AMRO Director Dr Junhong Chang (right) emphasizes the importance of cooperation among global and regional financial arrangements at the “Living without Globalization?” seminar in Hamburg, Germany, on July 4, 2017.
HAMBURG, GERMANY, July 4, 2017 – In an increasingly integrated world, global and regional financial arrangements should be enhanced and should cooperate better with one another as safety nets against financial crises and contagion, Dr Junhong Chang, Director of the ASEAN+3 Macroeconomic Research Office (AMRO), highlighted at a global seminar held today in Hamburg, Germany.
With the theme of “Living without Globalization?”, the seminar was co-hosted by the Reinventing Bretton Woods Committee and the Hamburg Institute of International Economics.
Speaking in a panel discussion on “Emerging Economies in the New Context of The Globalization Process – Global Governance”, Dr Chang noted that the ASEAN+3 region has benefitted greatly from globalization through international trade and investment flows. The policy challenge for the region is to continue to reap the benefits from globalization, including capital inflows, while managing the risks to financial stability. While economies in the ASEAN+3 region have become more resilient, built up foreign reserve buffers, and enhanced their macroeconomic management frameworks, there are risks of contagion from global policy uncertainty. This reinforces the case for robust global and regional safety nets, such as the Chiang Mai Initiative Multilateralisation (CMIM), as a second line of defense for regional economies in addition to their own reserves.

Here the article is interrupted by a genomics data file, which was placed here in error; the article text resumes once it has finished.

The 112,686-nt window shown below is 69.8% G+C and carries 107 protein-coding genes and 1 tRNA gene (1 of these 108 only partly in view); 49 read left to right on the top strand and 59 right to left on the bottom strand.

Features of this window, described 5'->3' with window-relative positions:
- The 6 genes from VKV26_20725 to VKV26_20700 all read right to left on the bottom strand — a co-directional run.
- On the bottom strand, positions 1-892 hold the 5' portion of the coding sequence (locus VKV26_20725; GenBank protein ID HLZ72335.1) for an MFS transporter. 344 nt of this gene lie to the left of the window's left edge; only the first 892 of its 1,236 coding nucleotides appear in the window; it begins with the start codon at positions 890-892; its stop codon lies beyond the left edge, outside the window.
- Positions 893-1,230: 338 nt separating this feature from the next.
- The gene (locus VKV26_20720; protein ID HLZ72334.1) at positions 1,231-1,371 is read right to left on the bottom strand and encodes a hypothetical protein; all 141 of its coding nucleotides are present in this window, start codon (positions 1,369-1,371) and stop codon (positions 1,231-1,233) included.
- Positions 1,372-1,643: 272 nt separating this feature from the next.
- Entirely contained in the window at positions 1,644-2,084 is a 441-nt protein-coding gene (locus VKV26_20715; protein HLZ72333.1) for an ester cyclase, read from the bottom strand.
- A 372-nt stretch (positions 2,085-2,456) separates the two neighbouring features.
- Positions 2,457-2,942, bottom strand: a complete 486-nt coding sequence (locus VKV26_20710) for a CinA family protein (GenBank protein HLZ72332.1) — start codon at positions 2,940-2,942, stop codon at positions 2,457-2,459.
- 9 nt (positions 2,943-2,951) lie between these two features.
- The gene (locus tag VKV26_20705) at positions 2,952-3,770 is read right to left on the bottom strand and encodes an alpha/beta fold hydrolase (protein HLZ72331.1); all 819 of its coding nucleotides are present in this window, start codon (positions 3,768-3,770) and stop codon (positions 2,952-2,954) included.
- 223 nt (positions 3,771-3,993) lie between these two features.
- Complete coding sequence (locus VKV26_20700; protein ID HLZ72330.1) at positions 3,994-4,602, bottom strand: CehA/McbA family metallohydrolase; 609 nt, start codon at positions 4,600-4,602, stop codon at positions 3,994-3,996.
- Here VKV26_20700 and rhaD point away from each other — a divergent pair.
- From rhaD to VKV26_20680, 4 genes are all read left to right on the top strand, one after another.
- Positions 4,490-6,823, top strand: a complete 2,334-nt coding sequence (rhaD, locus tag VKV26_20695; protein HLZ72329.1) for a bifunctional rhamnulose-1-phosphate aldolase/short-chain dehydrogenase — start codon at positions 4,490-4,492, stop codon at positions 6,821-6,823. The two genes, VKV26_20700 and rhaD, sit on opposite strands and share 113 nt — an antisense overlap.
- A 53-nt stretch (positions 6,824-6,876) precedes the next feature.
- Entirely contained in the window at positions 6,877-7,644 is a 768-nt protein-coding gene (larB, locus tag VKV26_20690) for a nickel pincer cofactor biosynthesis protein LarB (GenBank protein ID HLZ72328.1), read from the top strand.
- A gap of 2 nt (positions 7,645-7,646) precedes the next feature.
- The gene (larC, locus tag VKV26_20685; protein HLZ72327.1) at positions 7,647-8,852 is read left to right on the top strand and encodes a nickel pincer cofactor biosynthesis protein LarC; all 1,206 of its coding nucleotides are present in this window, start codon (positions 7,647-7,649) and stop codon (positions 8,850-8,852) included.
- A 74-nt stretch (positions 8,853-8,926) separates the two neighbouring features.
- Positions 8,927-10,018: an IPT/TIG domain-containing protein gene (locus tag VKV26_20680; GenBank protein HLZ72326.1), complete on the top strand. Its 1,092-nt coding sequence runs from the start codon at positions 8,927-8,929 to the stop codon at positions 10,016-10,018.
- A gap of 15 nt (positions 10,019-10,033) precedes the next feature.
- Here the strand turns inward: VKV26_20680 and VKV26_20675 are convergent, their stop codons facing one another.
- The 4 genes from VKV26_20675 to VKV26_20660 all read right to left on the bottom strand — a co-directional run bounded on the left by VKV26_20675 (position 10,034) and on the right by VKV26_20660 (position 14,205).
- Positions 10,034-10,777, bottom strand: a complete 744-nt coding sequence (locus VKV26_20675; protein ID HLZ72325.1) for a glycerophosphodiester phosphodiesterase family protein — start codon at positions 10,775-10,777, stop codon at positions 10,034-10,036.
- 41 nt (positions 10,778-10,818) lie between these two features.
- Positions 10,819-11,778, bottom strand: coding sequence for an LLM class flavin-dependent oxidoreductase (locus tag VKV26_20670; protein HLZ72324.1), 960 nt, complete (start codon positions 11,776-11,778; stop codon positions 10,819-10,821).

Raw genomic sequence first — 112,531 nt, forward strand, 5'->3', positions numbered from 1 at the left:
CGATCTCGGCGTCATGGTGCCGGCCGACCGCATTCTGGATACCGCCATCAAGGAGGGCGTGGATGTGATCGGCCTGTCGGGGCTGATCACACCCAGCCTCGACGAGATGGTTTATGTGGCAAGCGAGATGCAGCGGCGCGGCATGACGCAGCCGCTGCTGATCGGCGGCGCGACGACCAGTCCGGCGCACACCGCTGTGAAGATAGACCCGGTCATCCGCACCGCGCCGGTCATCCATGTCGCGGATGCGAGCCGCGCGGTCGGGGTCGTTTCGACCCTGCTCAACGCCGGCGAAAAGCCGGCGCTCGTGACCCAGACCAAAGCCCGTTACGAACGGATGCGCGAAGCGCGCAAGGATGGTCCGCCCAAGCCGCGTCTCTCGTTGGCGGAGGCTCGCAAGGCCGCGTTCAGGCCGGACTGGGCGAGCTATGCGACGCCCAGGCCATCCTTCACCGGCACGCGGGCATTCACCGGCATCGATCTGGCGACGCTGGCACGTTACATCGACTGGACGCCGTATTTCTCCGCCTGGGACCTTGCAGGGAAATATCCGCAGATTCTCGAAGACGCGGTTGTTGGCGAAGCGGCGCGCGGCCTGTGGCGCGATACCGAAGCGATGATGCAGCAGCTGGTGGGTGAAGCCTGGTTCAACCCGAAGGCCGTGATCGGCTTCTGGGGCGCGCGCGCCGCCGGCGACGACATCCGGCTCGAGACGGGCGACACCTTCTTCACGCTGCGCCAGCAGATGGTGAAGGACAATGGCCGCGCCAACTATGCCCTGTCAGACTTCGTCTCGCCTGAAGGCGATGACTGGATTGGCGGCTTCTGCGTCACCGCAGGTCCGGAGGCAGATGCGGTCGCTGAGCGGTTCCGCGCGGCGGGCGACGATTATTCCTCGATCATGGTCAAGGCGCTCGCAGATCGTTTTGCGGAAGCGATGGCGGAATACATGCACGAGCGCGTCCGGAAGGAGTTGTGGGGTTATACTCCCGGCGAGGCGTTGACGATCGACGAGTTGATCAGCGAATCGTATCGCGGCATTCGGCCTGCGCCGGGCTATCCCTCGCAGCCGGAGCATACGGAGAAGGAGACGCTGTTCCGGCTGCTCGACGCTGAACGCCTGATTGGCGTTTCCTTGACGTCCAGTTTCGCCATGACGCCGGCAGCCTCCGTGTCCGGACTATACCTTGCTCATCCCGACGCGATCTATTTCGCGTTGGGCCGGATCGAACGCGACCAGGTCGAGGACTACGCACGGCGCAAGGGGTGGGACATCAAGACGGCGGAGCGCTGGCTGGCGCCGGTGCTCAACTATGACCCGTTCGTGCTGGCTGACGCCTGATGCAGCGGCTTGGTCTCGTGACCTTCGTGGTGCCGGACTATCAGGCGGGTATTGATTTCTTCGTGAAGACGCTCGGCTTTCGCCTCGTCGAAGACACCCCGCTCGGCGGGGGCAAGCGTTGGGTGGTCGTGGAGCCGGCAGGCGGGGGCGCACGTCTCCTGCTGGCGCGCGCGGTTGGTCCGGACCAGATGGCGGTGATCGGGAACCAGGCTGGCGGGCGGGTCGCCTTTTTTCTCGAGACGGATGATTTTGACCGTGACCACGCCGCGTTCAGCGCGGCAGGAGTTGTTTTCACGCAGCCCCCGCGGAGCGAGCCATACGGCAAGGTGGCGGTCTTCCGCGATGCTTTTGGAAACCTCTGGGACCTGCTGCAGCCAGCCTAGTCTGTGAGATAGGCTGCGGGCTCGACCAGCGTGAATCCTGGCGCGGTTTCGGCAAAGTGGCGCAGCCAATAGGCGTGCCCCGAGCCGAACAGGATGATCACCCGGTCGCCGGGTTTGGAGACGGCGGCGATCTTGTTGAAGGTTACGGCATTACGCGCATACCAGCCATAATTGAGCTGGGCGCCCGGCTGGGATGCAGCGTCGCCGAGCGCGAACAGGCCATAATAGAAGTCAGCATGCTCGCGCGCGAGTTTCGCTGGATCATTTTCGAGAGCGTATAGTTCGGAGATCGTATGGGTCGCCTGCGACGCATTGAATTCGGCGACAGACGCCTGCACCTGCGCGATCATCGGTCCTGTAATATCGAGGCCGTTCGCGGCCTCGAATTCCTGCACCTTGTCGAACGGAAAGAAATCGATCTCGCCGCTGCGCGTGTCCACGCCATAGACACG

The Asian Financial Crisis and Global Financial Crisis brought up questions on how to further enhance the effectiveness of the Global Financial Safety Net (GFSN). In this context, expanding the role of Regional Financial Arrangements (RFAs) in the GFSN can make important contribution in safeguarding regional and global financial stability, Dr Chang elaborated. She further outlined that AMRO/CMIM complements the global financial architecture in three ways: (i) AMRO/CMIM fills in a financing gap in GFSN ; (ii) AMRO’s surveillance complements the IMF and other IFIs’ assessment through deeper understanding of the specifics of the regional members; and (iii) AMRO’s technical assistance to member economies contributes to the improvement of ASEAN+3 members macroeconomic surveillance capabilities and database.
Given the more challenging global economic and financial situation, she suggested that the role of RFAs and their collaboration with the IMF with an aim of enhancing synergies between the different layers of the GFSN should be reinforced.